“This is a big, bold book on an important subject. Andrew A. G. Ross advances novel arguments about emotion as a social process and illustrates his argument through three fascinating case studies. The big picture he draws is compelling and raises large, important questions about how we currently understand global politics. Potentially pathbreaking, the book opens a new field of inquiry which scholars in the field are just beginning to explore in a systematic way.”
— Janice Gross Stein, University of Toronto
“In this engrossing, utterly persuasive study, Andrew A. G. Ross elucidates a political theory of mixed and fluid emotions. From mirror neurons to collective agency, from microsociology to mass media, he shows how emotions not only suffuse social life in every conceivable setting but also unsettle it in politically significant ways. With Ross’s help, students of social construction can finally move beyond language and identity to processes of embodied interaction.”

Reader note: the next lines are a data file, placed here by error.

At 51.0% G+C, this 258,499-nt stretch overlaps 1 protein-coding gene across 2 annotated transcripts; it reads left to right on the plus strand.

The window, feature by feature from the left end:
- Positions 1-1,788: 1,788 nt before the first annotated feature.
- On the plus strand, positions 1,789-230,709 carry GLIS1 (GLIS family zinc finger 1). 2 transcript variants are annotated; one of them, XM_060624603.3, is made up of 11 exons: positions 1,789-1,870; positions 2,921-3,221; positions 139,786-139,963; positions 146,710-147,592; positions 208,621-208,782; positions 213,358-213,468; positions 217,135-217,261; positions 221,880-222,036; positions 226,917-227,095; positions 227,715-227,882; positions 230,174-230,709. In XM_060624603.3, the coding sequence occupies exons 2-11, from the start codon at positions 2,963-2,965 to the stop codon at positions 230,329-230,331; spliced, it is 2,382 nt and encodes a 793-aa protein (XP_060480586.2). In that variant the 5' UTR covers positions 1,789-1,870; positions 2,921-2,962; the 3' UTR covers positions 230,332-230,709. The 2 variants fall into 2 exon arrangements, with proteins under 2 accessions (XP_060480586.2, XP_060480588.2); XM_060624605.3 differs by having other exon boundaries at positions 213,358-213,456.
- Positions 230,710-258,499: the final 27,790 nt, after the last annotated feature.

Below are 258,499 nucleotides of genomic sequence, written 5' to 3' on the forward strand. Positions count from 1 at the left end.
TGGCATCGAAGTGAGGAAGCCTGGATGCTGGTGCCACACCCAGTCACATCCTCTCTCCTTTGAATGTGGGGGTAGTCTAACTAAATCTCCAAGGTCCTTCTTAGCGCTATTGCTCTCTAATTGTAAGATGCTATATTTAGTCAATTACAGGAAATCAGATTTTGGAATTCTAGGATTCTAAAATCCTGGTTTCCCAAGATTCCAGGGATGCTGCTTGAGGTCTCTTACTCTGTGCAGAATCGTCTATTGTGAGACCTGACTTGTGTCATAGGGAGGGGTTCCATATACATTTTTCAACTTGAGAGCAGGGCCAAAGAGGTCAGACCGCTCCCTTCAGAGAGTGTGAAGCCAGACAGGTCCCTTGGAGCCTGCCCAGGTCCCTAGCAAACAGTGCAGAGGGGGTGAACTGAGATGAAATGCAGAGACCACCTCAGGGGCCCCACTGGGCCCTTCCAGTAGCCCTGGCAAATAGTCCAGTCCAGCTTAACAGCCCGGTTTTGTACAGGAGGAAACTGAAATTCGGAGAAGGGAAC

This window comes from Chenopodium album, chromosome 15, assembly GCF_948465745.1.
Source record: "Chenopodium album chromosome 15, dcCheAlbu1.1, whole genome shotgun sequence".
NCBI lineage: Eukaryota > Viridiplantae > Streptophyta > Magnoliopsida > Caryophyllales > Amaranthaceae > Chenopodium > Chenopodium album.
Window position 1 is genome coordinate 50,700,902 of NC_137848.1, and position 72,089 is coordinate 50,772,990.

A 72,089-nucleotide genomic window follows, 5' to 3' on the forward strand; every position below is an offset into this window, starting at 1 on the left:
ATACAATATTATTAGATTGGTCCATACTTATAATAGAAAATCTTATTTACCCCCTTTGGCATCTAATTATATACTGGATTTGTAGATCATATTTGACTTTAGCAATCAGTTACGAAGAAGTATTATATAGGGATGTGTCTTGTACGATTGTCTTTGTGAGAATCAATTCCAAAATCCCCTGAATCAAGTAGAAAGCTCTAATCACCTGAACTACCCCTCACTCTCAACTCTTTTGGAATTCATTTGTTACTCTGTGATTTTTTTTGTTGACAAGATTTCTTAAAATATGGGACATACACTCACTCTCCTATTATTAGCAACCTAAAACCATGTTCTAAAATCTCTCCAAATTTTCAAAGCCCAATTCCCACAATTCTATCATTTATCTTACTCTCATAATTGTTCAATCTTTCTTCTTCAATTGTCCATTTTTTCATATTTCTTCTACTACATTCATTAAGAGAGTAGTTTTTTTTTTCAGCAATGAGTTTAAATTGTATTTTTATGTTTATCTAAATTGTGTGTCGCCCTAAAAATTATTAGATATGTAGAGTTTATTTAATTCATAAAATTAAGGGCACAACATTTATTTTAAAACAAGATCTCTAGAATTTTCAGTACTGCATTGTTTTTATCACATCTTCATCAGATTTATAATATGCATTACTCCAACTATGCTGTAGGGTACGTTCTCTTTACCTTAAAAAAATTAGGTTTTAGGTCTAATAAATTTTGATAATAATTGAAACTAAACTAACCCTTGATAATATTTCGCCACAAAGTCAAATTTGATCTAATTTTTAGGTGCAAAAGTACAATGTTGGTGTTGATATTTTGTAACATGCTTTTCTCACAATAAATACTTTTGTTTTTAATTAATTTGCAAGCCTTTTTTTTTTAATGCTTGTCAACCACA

— Nicholas Onuf, Florida International University
Mixed Emotions makes a pathbreaking contribution to an increasingly important scholarly debate: the study of emotions in international politics. Drawing on case studies that range from protest movements to terrorism and from ethnic conflict to transitional justice, Andrew A. G. Ross convincingly reveals how the ‘circulation of affect’ spreads collective emotions over time and across spatial boundaries.”
— Roland Bleiker, University of Queensland